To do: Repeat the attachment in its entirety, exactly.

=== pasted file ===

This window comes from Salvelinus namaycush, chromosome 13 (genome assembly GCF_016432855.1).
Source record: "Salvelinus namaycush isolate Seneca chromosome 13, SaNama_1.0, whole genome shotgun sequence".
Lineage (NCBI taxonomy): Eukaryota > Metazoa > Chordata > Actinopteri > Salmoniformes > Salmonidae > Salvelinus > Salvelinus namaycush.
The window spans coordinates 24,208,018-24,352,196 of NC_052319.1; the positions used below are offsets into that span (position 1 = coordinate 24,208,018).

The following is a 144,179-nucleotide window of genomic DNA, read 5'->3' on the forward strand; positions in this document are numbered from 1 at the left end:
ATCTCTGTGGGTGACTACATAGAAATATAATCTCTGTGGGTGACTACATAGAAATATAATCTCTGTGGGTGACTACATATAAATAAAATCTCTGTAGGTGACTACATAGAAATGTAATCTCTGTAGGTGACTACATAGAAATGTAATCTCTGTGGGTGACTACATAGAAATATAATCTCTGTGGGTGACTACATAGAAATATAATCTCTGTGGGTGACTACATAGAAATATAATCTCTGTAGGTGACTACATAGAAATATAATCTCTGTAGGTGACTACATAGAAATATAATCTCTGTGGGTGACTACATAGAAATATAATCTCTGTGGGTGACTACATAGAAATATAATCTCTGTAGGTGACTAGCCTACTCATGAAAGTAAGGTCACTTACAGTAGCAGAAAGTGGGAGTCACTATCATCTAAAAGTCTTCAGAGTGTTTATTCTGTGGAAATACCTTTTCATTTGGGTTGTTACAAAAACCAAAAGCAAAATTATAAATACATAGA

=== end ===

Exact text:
This window comes from Salvelinus namaycush, chromosome 13 (genome assembly GCF_016432855.1).
Source record: "Salvelinus namaycush isolate Seneca chromosome 13, SaNama_1.0, whole genome shotgun sequence".
Lineage (NCBI taxonomy): Eukaryota > Metazoa > Chordata > Actinopteri > Salmoniformes > Salmonidae > Salvelinus > Salvelinus namaycush.
The window spans coordinates 24,208,018-24,352,196 of NC_052319.1; the positions used below are offsets into that span (position 1 = coordinate 24,208,018).

The following is a 144,179-nucleotide window of genomic DNA, read 5'->3' on the forward strand; positions in this document are numbered from 1 at the left end:
ATCTCTGTGGGTGACTACATAGAAATATAATCTCTGTGGGTGACTACATAGAAATATAATCTCTGTGGGTGACTACATATAAATAAAATCTCTGTAGGTGACTACATAGAAATGTAATCTCTGTAGGTGACTACATAGAAATGTAATCTCTGTGGGTGACTACATAGAAATATAATCTCTGTGGGTGACTACATAGAAATATAATCTCTGTGGGTGACTACATAGAAATATAATCTCTGTAGGTGACTACATAGAAATATAATCTCTGTAGGTGACTACATAGAAATATAATCTCTGTGGGTGACTACATAGAAATATAATCTCTGTGGGTGACTACATAGAAATATAATCTCTGTAGGTGACTAGCCTACTCATGAAAGTAAGGTCACTTACAGTAGCAGAAAGTGGGAGTCACTATCATCTAAAAGTCTTCAGAGTGTTTATTCTGTGGAAATACCTTTTCATTTGGGTTGTTACAAAAACCAAAAGCAAAATTATAAATACATAGA